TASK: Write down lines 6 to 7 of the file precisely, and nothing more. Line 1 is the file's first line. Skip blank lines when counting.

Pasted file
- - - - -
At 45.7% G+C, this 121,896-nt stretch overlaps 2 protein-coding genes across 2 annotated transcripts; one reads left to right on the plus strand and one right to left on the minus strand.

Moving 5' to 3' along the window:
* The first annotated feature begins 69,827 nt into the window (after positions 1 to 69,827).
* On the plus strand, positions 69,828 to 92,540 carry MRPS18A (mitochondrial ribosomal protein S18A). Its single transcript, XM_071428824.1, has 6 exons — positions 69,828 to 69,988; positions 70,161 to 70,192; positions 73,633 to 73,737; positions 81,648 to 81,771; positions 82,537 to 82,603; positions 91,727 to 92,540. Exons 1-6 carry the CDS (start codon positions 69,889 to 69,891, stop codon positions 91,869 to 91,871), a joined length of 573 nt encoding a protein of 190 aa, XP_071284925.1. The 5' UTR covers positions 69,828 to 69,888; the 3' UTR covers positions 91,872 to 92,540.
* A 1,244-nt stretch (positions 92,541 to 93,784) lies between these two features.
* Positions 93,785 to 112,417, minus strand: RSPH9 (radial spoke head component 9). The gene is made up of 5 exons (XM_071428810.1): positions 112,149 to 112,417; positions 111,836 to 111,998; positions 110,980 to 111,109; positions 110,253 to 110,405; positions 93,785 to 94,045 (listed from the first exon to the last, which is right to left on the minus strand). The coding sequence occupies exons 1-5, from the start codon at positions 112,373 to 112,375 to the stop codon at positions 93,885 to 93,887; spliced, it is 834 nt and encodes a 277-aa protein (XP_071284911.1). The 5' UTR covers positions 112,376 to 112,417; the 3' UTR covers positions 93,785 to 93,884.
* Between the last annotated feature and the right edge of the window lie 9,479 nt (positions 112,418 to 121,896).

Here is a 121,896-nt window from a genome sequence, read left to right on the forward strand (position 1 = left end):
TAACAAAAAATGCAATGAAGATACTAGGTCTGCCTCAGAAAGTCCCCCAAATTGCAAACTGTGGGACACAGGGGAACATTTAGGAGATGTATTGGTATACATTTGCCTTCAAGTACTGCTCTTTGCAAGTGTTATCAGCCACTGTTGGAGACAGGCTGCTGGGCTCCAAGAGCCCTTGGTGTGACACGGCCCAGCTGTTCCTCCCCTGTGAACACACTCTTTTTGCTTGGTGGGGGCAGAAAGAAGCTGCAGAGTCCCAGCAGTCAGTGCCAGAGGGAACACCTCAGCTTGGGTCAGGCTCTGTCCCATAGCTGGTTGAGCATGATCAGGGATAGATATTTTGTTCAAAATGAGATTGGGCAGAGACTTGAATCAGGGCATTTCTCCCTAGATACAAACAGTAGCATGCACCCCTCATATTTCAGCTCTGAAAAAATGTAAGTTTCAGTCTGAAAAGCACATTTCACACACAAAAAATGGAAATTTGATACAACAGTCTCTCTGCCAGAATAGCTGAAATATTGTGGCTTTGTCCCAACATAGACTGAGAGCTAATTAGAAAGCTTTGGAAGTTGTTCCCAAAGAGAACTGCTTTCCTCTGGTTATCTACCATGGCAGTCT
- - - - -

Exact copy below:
* Positions 93,785 to 112,417, minus strand: RSPH9 (radial spoke head component 9). The gene is made up of 5 exons (XM_071428810.1): positions 112,149 to 112,417; positions 111,836 to 111,998; positions 110,980 to 111,109; positions 110,253 to 110,405; positions 93,785 to 94,045 (listed from the first exon to the last, which is right to left on the minus strand). The coding sequence occupies exons 1-5, from the start codon at positions 112,373 to 112,375 to the stop codon at positions 93,885 to 93,887; spliced, it is 834 nt and encodes a 277-aa protein (XP_071284911.1). The 5' UTR covers positions 112,376 to 112,417; the 3' UTR covers positions 93,785 to 93,884.
* Between the last annotated feature and the right edge of the window lie 9,479 nt (positions 112,418 to 121,896).